If I just used the phrase "Only at Talladega," I think everybody coming to a NASCAR page looking for top-notch entertainment would know exactly what I was talking about.
Such as: Only at Talladega can a driver begin his burnouts without confirmation that he's actually won the race. Seriously though, first or second, who doesn't like to do a good burnout? Sounds like a good way to leave the ESPN parking lot today, now that I think about it.
Only at Talladega can a handsome researcher like yours truly have to send out version after version of a race recap to the whole research department since the finishing order kept changing. I was surprised I didn't end up getting up in the wee hours to send out another one. First Denny Hamlin was seventh, then he was eighth, then he was ninth.
What makes that even worse for Hamlin is that the drivers who moved in front of him were Jimmie Johnson and Jeff Gordon. Still, it's only 14 points between him and Johnson. A mere pittance that is enough to make me speak in Dickensian-era terms. Is that my nerdiest reference yet?
Or, how about: Only at Talladega can a driver like AJ Allmendinger take a last-lap flip, and we find ourselves barely talking it about it that night or the next day. Glad to see you're OK, AJ. Unfortunately, due to the financial situation at Richard Petty Motorsports, you will have to drive that car in the final three races, and also back and forth from home.
Now that I've gotten that cheap shot out of the way, let's give out the finest in Talladega postrace notes.
A lot on his plate
There's no telling who might've won Sunday's race had it not been for that ill-timed caution. It might've been Kevin Harvick, giving him that little extra boost in the points. It could've been one of the pushers, Juan Pablo Montoya or David Reutimann. Or could another duo have teamed up and pushed their way to the front, perhaps taking advantage of some aggressive racing up front?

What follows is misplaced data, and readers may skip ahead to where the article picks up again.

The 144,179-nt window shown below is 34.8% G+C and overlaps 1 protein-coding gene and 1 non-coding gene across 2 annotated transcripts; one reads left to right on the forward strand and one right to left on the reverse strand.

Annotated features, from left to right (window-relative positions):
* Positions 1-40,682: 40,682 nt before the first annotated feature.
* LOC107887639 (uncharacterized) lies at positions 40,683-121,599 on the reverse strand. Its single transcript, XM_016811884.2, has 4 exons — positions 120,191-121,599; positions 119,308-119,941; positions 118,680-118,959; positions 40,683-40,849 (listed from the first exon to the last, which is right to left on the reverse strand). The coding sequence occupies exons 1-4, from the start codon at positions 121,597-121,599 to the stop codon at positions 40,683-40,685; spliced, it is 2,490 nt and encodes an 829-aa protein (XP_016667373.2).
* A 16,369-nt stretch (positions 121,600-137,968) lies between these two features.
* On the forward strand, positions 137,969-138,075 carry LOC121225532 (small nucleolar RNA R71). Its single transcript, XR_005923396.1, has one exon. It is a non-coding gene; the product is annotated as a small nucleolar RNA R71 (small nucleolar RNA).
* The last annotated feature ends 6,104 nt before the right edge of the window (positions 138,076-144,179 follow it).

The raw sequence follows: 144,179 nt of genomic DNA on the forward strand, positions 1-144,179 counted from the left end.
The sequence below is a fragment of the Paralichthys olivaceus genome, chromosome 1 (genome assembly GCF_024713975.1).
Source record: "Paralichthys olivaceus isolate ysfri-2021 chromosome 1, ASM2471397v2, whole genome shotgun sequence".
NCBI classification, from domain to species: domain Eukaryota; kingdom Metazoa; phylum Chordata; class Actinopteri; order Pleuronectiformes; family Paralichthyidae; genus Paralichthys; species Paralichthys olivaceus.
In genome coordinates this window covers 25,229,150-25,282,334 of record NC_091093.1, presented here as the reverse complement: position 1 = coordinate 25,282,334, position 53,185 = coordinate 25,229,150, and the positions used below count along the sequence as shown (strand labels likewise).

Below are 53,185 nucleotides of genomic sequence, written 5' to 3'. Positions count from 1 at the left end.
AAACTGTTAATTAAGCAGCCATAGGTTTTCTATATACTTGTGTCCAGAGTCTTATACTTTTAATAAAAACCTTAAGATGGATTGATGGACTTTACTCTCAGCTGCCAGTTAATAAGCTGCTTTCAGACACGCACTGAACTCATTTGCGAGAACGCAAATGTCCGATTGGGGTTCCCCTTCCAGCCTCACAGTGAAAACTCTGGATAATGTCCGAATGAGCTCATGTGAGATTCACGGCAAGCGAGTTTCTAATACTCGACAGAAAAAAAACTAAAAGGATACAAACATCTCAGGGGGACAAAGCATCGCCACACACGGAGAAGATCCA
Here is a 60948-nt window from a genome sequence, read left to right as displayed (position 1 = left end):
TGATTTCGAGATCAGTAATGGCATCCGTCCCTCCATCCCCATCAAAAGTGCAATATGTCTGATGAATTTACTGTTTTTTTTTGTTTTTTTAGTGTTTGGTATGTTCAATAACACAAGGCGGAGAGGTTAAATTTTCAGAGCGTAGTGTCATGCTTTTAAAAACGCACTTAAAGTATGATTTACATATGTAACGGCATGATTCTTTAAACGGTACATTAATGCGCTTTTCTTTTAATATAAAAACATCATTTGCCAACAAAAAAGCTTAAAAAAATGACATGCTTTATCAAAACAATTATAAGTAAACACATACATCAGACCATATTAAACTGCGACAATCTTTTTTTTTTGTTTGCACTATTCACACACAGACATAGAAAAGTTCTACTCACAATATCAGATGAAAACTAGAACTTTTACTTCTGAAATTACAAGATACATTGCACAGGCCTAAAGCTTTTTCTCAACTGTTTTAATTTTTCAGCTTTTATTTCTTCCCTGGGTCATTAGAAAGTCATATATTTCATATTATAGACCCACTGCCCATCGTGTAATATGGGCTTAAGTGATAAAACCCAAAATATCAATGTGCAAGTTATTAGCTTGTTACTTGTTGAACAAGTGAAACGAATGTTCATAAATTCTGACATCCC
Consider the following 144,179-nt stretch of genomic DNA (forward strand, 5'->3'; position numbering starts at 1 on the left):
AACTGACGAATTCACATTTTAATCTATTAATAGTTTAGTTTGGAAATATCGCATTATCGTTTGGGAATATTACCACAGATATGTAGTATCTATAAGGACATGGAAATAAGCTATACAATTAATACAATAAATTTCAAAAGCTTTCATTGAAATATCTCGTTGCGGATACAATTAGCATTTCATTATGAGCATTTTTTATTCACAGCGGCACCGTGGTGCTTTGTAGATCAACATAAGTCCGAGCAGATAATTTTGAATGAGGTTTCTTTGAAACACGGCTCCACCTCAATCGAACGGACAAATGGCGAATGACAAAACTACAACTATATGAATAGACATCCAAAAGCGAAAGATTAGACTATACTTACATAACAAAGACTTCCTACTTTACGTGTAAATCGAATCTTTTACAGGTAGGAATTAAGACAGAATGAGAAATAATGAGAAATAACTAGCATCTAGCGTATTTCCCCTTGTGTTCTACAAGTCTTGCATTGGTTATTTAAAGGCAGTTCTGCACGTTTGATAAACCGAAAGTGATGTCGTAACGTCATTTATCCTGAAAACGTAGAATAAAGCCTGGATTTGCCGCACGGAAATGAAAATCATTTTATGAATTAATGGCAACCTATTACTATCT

Let's not play the what-if game, sticking instead to Hungry, Hungry Hippos. Or let's just stick with reality, and point out that Harvick finished seventh or better in all four restrictor-plate races this year, with two wins in there. The last driver to do that in a single season was Dale Earnhardt Jr. in 2004.
And the only other driver to do it period was Dale Earnhardt, who did it three times. In two of those seasons, the Intimidator went on to win the Cup series title. So Harvick gets the distinction of being the first non-Earnhardt with two wins and all top-seven finishes in plate races in a single season.
Trivia break! Who is the only driver to win three plate races in a season?
What did you go as for Halloween? I went as a researcher going to work, but I was excited to see a student in my niece's class went as Waldo. I found him pretty easily though.
Well, no matter what you dressed up as, your Halloween probably wasn't as good as Clint Bowyer's. Bowyer got his first career multi-win season in the Cup series, two of his four wins coming this year, and now three of his four career wins have come in the Chase. Dude knows how to turn it on, but alas for that 150-point penalty.
Also important is that the win put Richard Childress Racing back on top as the winningest Cup series team all time at Talladega. RCR has 11 wins there now, breaking a tie with Hendrick Motorsports. Strangely, a single team has now swept at Talladega in four of the past five years.
Trivia break! Give me just one of the four drivers to previously win a Cup race on Halloween. A hint! Two are still active.
And the rest ...
Remember on the old "Gilligan's Island" where the Professor and Mary Ann were lumped together in the theme song with all the rest? Despite the fact that I'm still in my 20s, at least I've studied my TV history.
Hey, they were important characters, central to many episodes. Well, I have the rest of my notes here, but that doesn't make them any less important.
Anyways, we had 26 leaders, tied for the third-most all time in the Cup series, and 87 leaders, just one off the record set earlier this season, also at Talladega.
The top-finishing driver who didn't lead a lap was Regan Smith back in 12th. And let's give one more shout-out to Brad Keselowski, who after not having a top-10 in the first 31 races of the year now has a top-10 in two straight.
Trivia break! With 38 points separating the top three, what driver made up the biggest deficit with three to go (49 points)?
Trivia break answers
1. Dale Earnhardt won three of four in 1990, and was a last-lap flat tire in the Daytona 500 from the perfecto.
3. In 1990, Dale Earnhardt made up a 49-point deficit on Mark Martin in the last three races.